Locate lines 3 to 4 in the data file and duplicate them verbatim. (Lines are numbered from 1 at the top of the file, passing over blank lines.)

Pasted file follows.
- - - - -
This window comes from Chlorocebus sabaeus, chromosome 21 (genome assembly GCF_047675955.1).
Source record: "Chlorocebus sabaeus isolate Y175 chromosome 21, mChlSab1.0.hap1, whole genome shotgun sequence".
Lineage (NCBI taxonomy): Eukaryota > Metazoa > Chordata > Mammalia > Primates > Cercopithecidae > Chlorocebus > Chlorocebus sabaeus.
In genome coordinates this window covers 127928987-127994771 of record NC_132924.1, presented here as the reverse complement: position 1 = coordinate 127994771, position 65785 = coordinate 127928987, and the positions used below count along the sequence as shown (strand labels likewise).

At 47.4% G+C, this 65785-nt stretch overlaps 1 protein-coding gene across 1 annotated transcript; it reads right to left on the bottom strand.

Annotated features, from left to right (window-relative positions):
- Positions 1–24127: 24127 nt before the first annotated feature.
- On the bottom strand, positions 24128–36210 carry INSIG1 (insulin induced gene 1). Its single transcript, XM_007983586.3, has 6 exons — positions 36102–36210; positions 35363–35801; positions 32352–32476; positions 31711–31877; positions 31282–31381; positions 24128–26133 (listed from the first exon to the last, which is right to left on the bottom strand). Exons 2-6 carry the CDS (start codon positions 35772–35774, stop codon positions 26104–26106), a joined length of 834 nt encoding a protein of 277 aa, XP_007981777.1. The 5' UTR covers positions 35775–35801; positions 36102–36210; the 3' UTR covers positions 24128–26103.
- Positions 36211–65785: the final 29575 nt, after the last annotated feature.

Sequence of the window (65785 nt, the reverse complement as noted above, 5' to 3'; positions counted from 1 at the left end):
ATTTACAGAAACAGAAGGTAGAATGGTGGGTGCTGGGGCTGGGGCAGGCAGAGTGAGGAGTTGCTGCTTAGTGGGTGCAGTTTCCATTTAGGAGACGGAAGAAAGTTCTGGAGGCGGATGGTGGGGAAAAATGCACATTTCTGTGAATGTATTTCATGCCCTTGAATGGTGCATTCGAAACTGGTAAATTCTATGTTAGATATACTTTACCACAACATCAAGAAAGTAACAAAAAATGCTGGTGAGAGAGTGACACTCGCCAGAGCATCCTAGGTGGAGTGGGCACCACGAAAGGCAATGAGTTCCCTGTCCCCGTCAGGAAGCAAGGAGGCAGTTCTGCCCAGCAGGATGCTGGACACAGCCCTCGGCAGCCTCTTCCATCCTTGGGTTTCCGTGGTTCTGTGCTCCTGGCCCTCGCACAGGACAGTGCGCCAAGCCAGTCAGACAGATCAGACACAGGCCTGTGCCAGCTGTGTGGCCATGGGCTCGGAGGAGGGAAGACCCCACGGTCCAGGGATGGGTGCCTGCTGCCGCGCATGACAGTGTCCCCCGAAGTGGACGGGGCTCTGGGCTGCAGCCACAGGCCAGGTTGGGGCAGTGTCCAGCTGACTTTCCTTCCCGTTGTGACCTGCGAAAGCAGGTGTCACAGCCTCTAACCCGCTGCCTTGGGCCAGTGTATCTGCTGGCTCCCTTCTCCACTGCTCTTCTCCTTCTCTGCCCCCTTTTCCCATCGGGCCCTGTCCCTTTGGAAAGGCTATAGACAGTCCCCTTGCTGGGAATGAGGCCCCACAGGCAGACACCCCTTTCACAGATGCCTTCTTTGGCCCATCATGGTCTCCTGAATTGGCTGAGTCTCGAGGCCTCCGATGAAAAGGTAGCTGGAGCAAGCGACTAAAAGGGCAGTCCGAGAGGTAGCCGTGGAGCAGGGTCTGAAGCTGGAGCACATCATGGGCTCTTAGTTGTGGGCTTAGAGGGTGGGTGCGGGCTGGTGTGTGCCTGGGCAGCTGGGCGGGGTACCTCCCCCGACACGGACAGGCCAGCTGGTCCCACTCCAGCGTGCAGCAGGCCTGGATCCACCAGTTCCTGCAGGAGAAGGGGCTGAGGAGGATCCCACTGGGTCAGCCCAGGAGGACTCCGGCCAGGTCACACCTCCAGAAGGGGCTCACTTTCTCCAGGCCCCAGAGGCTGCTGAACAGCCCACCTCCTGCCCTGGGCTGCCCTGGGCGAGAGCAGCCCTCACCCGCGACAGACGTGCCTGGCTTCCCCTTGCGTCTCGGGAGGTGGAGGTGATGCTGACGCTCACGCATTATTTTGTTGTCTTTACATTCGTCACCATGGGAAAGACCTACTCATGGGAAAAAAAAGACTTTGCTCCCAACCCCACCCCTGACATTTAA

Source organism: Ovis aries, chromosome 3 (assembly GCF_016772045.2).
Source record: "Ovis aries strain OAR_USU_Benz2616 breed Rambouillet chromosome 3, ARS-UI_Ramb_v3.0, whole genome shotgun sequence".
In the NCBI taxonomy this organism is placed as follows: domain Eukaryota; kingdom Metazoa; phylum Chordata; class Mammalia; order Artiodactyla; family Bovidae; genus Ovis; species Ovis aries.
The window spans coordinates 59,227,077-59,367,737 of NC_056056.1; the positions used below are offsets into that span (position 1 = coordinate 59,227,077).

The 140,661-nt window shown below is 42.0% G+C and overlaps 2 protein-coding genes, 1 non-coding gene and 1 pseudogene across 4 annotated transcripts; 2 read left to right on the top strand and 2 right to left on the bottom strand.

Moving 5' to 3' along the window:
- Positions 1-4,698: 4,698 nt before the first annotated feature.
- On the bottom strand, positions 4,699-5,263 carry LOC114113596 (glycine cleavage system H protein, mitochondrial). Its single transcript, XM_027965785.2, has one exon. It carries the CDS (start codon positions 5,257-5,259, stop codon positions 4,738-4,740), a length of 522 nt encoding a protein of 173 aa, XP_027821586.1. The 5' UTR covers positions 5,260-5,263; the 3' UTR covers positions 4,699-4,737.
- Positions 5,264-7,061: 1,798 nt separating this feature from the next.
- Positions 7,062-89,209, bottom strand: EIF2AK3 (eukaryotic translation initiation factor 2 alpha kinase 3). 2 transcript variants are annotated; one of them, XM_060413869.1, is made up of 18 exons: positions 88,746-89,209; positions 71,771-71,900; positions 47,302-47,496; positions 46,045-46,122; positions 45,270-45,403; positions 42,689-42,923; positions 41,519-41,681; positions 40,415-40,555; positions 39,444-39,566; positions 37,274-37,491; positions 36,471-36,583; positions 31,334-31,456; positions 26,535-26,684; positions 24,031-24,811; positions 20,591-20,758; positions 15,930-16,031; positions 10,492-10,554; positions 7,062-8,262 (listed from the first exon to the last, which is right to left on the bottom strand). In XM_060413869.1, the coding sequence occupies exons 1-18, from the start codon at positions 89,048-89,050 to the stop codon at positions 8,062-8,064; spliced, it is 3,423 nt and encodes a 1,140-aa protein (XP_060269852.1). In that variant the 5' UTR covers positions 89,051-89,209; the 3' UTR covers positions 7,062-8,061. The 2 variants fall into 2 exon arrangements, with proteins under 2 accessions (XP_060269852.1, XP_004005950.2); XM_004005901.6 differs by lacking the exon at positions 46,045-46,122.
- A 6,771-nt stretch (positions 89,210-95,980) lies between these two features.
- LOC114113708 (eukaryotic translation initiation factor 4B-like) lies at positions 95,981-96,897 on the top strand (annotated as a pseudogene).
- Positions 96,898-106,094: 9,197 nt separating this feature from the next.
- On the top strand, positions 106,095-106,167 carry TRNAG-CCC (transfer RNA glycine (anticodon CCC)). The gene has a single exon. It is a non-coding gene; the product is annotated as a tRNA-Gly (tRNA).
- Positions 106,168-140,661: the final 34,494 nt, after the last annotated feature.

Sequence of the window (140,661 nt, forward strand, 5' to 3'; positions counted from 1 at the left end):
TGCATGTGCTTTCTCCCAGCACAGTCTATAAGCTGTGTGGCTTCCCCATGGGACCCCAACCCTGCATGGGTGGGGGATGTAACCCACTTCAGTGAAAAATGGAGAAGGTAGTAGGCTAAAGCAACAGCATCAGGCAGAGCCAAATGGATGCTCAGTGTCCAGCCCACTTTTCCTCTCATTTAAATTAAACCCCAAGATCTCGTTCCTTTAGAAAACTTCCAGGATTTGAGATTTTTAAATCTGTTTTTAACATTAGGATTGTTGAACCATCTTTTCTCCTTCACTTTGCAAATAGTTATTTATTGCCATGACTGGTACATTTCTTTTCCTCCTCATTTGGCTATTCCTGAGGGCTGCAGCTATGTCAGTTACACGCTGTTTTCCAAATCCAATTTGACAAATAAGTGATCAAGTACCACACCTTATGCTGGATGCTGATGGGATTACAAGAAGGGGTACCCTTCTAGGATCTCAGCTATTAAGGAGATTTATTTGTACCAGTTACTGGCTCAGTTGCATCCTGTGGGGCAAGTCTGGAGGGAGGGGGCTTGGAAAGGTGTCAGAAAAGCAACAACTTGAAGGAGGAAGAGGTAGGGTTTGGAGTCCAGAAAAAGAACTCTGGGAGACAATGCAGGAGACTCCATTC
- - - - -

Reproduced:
Lineage (NCBI taxonomy): Eukaryota > Metazoa > Chordata > Mammalia > Primates > Cercopithecidae > Chlorocebus > Chlorocebus sabaeus.
In genome coordinates this window covers 127928987-127994771 of record NC_132924.1, presented here as the reverse complement: position 1 = coordinate 127994771, position 65785 = coordinate 127928987, and the positions used below count along the sequence as shown (strand labels likewise).